Thanksgiving is a tricky holiday for me. Though I host every year, I lack any kind of adventurous impulse. When the food mags come out with their pornographic close-ups of homemade sausage-sage stuffing and colonial cranberry sauce I settle in for some transportive reading. But I never actually make the stuff. For me, Thanksgiving is about recreating what my mother made, as accurately as humanly possible, which means Pepperidge Farm stuffing from a bag and a liberal shake of Bell's turkey seasoning. Thanksgiving is about ease and comfort. It's the glass of Gamay that remains half-full from noon onwards, and sitting down to eat at 4PM just as the dusky clouds roll over Brooklyn. Typically, I'm sautéing onions and celery in three sticks of butter by 8AM and I don't eat anything until I fall famished on the afternoon table. I'd like to think that my guests enjoy a somewhat more civilized experience, though sweatpants often reign supreme.
Given the rhythm of the day, cheese appears, though atypically for my house, before the meal. I rarely serve cheese as an appetizer, preferring to offer a lovely little mid-course between dinner and dessert. I tend to be of the opinion that big, limp slabs of Brie only fill you up, preventing the enjoyment of a carefully constructed meal. But at Thanksgiving it's all day grazing. Turkey sandwiches are being made at 9PM to soak up half a day of drinking, so why not a cheese course when everyone arrives? I like flutes of champagne, too, with merry little pomegranate seeds settled at the glasses' cleft.
There are two ways to go. The simplest, like all straightforward things, requires a total unwillingness to compromise on spare ingredients. It's a celebration of season, and the ecstatic consumption of that rare winter treat, Vacherin Mont d'Or. Vacherin is hard to find, and shrouded in the seductive mystery of illegal raw milk. It appeared around New York City last week, and will sprout like elusive morels until mid-March when it disappears for another year. Traditionally, Vacherin is made with the higher fat and protein milk of the valley-bound cows of France's Franche-Comte region. These milkers spend their summers aloft in the Alps, fuelling enormous wheels of mountain cheese like Comté. When cold weather sweeps through, they are ferreted away to protected towns where they gorge on dried hay and their thick, luscious milk is formed into spruce-bound patties contained within wooden boxes. A proper Vacherin should have a bulging, undulating rind the perfect shade of blushing bride, with an even coat of powdery white mold. It needs a solid two to three hours to come to room temperature, when the whole box can be dumped, ceremoniously or otherwise, on the coffee table, beside a platter of freshly sliced pears (Bosc, not Bartlett) and bright, crunchy apples (Honeycrisps or Macouns, ideally). Guests can dunk fruit in cheese, rind and all, and take turns scraping woodsy bits from the powerfully aromatic spruce.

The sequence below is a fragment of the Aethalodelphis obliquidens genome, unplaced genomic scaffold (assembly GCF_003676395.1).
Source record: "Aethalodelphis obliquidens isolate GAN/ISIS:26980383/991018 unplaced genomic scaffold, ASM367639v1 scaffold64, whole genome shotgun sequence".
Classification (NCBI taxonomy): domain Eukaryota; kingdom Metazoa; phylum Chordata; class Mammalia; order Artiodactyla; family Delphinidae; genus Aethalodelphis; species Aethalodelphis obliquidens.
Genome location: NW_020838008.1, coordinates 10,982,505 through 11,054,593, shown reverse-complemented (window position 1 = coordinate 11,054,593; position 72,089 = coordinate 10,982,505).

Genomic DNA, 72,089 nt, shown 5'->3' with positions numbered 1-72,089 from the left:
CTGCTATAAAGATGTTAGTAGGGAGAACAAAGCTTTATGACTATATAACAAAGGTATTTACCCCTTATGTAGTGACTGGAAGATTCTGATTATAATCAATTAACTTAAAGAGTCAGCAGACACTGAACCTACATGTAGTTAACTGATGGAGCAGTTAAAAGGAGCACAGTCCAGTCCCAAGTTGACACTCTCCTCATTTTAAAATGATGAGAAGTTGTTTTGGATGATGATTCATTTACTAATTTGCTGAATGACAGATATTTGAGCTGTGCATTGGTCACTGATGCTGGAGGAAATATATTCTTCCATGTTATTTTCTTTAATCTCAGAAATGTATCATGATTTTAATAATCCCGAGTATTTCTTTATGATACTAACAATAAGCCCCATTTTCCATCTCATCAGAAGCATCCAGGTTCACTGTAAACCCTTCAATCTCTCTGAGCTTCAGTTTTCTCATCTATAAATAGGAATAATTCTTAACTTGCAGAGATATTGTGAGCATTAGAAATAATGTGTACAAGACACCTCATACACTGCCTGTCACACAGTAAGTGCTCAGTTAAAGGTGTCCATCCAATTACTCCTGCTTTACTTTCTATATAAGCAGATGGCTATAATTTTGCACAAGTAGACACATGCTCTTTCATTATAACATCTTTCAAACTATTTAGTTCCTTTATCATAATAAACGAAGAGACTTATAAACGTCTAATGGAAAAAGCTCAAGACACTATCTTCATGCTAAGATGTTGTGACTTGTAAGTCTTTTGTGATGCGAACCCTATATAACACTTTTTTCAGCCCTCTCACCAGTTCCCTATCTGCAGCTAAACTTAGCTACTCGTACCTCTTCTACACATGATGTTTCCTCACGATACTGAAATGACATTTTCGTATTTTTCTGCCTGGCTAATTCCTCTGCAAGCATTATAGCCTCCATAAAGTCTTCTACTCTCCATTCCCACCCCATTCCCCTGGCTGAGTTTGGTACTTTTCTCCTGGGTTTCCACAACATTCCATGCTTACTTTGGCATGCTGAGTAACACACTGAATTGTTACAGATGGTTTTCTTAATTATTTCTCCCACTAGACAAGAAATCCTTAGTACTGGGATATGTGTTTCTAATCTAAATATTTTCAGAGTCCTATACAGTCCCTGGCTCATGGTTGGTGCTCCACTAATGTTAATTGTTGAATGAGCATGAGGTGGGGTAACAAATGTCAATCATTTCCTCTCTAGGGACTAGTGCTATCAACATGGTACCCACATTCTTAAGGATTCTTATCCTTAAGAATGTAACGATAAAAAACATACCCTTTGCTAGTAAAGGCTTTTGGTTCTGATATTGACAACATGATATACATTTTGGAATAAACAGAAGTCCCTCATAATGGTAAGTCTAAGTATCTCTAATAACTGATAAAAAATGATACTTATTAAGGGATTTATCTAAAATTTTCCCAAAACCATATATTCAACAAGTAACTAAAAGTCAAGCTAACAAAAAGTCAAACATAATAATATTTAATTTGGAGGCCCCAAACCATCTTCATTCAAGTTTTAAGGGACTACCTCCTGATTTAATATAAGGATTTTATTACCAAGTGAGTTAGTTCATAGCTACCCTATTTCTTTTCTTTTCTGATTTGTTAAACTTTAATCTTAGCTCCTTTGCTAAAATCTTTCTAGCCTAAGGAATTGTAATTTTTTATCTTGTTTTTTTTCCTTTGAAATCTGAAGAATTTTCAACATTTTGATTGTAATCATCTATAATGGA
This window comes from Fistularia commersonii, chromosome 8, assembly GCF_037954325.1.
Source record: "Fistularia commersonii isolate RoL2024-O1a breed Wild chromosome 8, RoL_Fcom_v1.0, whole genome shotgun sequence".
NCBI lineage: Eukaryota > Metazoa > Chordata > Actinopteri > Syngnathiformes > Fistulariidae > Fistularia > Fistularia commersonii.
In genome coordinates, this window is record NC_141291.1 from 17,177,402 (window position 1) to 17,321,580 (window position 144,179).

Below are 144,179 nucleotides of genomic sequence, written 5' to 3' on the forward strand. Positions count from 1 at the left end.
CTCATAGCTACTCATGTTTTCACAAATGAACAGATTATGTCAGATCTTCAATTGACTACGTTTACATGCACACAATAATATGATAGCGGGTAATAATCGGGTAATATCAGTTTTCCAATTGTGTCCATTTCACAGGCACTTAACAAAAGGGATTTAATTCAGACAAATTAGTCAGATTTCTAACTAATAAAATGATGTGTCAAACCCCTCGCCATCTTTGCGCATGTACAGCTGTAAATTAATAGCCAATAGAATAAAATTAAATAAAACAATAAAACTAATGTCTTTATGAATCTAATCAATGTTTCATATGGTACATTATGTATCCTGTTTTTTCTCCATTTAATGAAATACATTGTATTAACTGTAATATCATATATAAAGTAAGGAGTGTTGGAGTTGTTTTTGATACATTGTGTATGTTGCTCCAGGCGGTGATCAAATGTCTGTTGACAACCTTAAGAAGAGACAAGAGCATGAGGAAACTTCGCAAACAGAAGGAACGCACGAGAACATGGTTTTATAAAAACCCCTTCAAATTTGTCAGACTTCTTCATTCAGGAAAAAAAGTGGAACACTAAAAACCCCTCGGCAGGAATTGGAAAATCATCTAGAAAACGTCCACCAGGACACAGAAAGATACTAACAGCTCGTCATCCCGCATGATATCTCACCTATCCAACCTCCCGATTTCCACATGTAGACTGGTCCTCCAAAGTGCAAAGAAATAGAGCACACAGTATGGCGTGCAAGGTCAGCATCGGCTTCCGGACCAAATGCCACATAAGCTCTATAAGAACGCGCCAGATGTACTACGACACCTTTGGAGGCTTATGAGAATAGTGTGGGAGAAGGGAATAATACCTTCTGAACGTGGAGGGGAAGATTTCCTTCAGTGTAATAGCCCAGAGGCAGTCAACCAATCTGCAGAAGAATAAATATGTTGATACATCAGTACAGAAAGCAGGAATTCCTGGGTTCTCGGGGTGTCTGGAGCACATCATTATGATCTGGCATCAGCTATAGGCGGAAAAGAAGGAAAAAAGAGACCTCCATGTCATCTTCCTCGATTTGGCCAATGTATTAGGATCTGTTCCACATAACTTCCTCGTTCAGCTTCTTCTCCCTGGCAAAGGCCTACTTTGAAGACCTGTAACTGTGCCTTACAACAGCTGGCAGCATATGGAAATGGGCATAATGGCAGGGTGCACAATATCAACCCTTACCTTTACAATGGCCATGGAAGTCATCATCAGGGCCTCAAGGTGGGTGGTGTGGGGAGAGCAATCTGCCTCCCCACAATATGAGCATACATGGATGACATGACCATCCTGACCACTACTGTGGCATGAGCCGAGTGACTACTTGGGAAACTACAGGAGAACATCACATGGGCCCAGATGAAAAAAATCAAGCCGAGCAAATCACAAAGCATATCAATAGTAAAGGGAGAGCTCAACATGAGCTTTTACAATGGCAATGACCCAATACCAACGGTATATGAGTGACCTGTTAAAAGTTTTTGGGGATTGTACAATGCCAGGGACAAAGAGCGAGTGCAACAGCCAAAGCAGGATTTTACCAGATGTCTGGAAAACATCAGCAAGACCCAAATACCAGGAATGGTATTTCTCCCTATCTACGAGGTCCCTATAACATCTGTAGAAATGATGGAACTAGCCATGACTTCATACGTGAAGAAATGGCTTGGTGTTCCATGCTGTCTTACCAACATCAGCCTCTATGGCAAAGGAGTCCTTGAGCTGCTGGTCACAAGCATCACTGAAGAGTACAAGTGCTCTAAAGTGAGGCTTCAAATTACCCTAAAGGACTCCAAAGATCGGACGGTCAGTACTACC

The more complicated, but perhaps more sophisticated, alternative is an all American cheese board. You'll want a range of texture and milk type (though with American cheeses sheep will be hard to find), with no more than 3-5 selections. Things I find to be really good for blustery autumn days are:
Sweet Grass Dairy Green Hill (Georgia): The rind is thin and mild, not snappy and bitter the way so many bloomies can be. There's still a high note of acidity, a tart, cultured taste to what is otherwise a mouthful of mild, buttery, richness.
River's Edge Up in Smoke (Oregon): A hand-squashed ball of goat cheese, smoked, and then wrapped in a maple leaf that looks to have been plucked from the ground. The whole package is smoked a second time and then spritzed in bourbon to tease out woody, barrel-aged nuance. It tastes like New England fall.
Dancing Cow Sarabande (Vermont): So thick and creamy it bulges at the perimeter, in constant danger of splitting its perfect, cantaloupe-colored, brine washed-rind. The core remains lactic and crumbly, the exterior is meaty and pungent.
Cabot Clothbound Cheddar (Vermont): The sweetness just hangs there, and the first bite is like baked potatoes, tight in their papery jackets, with melted lumps of butter tucked inside. There is just enough acidity, enough pluck and tang, to maintain balance, but the roundness calls to mind an elusive spoonful of perfectly, patiently browned butter, tasting of nuts though there are none to be found.
Rogue River Blue (Oregon): An intensely creamy, mellow blue that is permeated with the essence of golden autumn pears, the kind that juice down your arm when you bite into them. The salt and sweet, fruit and minerally smoke, co-exist in perfect, tenuous balance.
About Liz Thorpe
A Yale graduate, Liz Thorpe left a "normal" job in 2002 to work the counter at New York's famed Murray's Cheese. She managed and expanded their wholesale business, designed cheese menus for the country's best restaurants, coauthored The Murray's Cheese Handbook, and followed her passion for cheese. She is now the vice president of Murray's, and lives in Brooklyn with her husband and two cats. Here latest book is "The Cheese Chronicles: A Journey Through the Making and Selling of Cheese in America, From Field to Farm to Table" (Ecco, 2009)
Disclosure: Samples of products discussed in this post may have been provided to Project Foodie by publicists and/or manufacturers.